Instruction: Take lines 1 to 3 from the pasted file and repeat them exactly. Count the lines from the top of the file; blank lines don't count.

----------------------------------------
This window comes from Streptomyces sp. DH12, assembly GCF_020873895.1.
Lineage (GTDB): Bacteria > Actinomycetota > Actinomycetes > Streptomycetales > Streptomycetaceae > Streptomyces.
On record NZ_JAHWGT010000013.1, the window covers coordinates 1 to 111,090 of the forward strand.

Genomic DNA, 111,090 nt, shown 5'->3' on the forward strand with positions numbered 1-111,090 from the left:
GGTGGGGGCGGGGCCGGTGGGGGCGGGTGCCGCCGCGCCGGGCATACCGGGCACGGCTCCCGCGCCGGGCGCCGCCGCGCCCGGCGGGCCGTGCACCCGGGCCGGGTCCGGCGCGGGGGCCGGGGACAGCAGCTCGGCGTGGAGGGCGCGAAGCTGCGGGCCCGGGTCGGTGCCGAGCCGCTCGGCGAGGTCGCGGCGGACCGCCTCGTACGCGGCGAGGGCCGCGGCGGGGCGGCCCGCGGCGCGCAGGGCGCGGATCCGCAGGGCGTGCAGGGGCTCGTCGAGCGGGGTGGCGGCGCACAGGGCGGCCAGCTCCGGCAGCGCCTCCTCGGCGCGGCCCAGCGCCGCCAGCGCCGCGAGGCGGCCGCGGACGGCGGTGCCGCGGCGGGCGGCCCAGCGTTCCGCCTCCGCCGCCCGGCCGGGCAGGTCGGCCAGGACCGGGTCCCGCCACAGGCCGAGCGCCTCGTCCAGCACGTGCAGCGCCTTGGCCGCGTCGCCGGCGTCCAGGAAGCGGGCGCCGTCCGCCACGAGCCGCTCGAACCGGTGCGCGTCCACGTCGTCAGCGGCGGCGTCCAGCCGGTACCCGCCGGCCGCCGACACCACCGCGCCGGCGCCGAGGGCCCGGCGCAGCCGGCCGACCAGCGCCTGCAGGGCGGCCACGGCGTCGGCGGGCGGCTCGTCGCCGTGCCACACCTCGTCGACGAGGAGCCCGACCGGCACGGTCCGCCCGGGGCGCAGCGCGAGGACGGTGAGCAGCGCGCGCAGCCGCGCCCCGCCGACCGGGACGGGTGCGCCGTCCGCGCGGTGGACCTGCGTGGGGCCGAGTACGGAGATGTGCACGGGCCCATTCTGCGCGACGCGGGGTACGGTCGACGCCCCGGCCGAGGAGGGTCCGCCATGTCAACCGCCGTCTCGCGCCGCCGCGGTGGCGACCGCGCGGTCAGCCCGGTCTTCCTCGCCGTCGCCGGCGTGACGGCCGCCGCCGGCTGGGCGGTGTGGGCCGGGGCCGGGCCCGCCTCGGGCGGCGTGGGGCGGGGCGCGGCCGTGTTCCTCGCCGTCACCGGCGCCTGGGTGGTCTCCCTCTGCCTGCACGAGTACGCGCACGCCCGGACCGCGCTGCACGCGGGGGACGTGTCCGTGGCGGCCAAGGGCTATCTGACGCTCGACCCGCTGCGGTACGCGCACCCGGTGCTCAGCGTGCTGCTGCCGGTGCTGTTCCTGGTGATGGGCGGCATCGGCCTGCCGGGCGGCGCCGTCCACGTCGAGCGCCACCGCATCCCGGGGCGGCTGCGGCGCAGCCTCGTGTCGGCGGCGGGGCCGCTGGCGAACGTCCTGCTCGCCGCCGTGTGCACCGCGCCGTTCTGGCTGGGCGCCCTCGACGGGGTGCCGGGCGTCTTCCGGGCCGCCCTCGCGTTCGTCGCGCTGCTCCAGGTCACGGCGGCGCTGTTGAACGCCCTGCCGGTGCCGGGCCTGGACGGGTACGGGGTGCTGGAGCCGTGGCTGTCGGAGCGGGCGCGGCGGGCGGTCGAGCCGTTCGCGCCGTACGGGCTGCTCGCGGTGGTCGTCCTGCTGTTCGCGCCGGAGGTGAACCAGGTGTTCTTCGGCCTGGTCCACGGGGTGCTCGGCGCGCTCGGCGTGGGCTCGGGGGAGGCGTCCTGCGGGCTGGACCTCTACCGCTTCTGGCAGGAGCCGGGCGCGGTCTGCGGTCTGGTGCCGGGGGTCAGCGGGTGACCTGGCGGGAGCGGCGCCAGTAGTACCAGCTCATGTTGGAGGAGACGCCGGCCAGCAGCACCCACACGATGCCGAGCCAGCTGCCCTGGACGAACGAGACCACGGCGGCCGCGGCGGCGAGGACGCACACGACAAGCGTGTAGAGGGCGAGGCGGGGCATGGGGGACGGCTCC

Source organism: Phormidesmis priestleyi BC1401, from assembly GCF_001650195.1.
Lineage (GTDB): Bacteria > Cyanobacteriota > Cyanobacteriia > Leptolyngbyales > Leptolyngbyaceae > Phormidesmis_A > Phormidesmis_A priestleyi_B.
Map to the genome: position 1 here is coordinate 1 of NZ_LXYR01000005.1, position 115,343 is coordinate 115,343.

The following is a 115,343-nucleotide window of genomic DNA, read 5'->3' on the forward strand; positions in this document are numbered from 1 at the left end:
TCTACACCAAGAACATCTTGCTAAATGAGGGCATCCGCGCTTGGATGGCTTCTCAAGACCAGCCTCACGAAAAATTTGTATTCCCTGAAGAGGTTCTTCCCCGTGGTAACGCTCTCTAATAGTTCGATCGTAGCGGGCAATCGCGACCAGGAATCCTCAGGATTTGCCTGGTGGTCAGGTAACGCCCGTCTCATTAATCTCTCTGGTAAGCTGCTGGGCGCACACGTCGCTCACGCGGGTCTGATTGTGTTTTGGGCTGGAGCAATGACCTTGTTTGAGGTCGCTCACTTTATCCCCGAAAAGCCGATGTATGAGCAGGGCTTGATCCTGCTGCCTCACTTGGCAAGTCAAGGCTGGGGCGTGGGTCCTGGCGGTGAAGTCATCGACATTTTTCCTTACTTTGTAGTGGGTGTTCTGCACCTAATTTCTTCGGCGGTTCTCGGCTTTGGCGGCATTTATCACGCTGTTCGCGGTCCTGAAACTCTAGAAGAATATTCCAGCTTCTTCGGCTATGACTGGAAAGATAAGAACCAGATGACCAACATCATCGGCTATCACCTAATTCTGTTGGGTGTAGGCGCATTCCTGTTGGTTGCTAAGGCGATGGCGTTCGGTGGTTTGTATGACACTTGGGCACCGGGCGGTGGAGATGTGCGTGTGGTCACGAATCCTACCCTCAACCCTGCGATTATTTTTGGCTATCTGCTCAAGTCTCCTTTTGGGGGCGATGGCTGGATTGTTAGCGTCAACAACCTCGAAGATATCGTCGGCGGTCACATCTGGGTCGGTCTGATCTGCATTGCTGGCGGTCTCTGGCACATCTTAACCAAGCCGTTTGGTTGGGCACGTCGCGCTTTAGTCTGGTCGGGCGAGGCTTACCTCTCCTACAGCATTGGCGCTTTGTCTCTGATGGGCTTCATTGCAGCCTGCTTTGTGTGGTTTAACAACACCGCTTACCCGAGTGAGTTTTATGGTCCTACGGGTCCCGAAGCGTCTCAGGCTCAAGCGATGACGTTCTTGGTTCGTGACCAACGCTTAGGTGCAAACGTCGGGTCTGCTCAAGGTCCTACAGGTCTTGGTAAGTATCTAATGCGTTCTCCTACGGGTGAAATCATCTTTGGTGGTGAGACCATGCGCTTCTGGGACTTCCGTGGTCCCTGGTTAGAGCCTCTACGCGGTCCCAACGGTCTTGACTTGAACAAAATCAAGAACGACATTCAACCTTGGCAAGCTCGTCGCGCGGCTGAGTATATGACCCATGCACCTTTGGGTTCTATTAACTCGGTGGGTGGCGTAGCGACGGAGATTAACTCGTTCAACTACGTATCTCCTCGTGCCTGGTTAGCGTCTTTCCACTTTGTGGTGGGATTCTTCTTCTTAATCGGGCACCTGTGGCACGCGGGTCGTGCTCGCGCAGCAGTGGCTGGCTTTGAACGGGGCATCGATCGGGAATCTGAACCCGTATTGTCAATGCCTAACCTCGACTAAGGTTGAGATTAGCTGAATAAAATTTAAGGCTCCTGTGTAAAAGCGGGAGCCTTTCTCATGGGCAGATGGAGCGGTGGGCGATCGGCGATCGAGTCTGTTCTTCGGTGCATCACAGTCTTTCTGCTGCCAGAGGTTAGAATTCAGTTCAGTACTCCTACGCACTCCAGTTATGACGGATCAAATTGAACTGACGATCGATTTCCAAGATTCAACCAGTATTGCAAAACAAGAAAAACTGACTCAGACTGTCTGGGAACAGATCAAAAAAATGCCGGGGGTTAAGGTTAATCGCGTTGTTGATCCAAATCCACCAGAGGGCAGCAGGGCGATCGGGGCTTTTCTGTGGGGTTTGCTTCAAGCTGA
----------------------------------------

This window comes from Streptomyces sp. DH12, assembly GCF_020873895.1.
Lineage (GTDB): Bacteria > Actinomycetota > Actinomycetes > Streptomycetales > Streptomycetaceae > Streptomyces.
On record NZ_JAHWGT010000013.1, the window covers coordinates 1 to 111,090 of the forward strand.